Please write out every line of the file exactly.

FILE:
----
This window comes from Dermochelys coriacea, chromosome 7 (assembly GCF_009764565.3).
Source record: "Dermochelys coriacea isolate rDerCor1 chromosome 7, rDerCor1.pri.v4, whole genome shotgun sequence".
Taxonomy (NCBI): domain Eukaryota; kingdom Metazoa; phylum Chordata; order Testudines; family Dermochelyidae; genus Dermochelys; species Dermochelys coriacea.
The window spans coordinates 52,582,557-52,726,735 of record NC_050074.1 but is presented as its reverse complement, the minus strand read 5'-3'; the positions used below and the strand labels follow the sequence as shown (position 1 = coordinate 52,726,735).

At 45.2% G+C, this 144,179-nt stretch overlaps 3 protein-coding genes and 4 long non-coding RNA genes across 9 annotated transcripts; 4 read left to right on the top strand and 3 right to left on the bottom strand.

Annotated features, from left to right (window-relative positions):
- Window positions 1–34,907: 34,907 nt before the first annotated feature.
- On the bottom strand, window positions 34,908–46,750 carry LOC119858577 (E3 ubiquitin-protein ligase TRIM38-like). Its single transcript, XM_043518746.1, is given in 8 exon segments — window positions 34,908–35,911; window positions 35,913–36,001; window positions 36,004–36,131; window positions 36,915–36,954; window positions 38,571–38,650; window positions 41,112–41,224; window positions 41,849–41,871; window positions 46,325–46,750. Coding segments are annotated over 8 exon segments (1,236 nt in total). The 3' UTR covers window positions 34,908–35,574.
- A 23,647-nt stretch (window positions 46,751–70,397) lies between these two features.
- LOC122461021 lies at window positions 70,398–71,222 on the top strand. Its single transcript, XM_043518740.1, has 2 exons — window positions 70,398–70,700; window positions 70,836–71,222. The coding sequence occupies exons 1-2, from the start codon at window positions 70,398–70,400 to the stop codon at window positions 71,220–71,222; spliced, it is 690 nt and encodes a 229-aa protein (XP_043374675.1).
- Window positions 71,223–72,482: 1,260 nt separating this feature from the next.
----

This window comes from Dermochelys coriacea, chromosome 7 (assembly GCF_009764565.3).
Source record: "Dermochelys coriacea isolate rDerCor1 chromosome 7, rDerCor1.pri.v4, whole genome shotgun sequence".
Taxonomy (NCBI): domain Eukaryota; kingdom Metazoa; phylum Chordata; order Testudines; family Dermochelyidae; genus Dermochelys; species Dermochelys coriacea.
The window spans coordinates 52,582,557-52,726,735 of record NC_050074.1 but is presented as its reverse complement, the minus strand read 5'-3'; the positions used below and the strand labels follow the sequence as shown (position 1 = coordinate 52,726,735).

At 45.2% G+C, this 144,179-nt stretch overlaps 3 protein-coding genes and 4 long non-coding RNA genes across 9 annotated transcripts; 4 read left to right on the top strand and 3 right to left on the bottom strand.

Annotated features, from left to right (window-relative positions):
- Window positions 1–34,907: 34,907 nt before the first annotated feature.
- On the bottom strand, window positions 34,908–46,750 carry LOC119858577 (E3 ubiquitin-protein ligase TRIM38-like). Its single transcript, XM_043518746.1, is given in 8 exon segments — window positions 34,908–35,911; window positions 35,913–36,001; window positions 36,004–36,131; window positions 36,915–36,954; window positions 38,571–38,650; window positions 41,112–41,224; window positions 41,849–41,871; window positions 46,325–46,750. Coding segments are annotated over 8 exon segments (1,236 nt in total). The 3' UTR covers window positions 34,908–35,574.
- A 23,647-nt stretch (window positions 46,751–70,397) lies between these two features.
- LOC122461021 lies at window positions 70,398–71,222 on the top strand. Its single transcript, XM_043518740.1, has 2 exons — window positions 70,398–70,700; window positions 70,836–71,222. The coding sequence occupies exons 1-2, from the start codon at window positions 70,398–70,400 to the stop codon at window positions 71,220–71,222; spliced, it is 690 nt and encodes a 229-aa protein (XP_043374675.1).
- Window positions 71,223–72,482: 1,260 nt separating this feature from the next.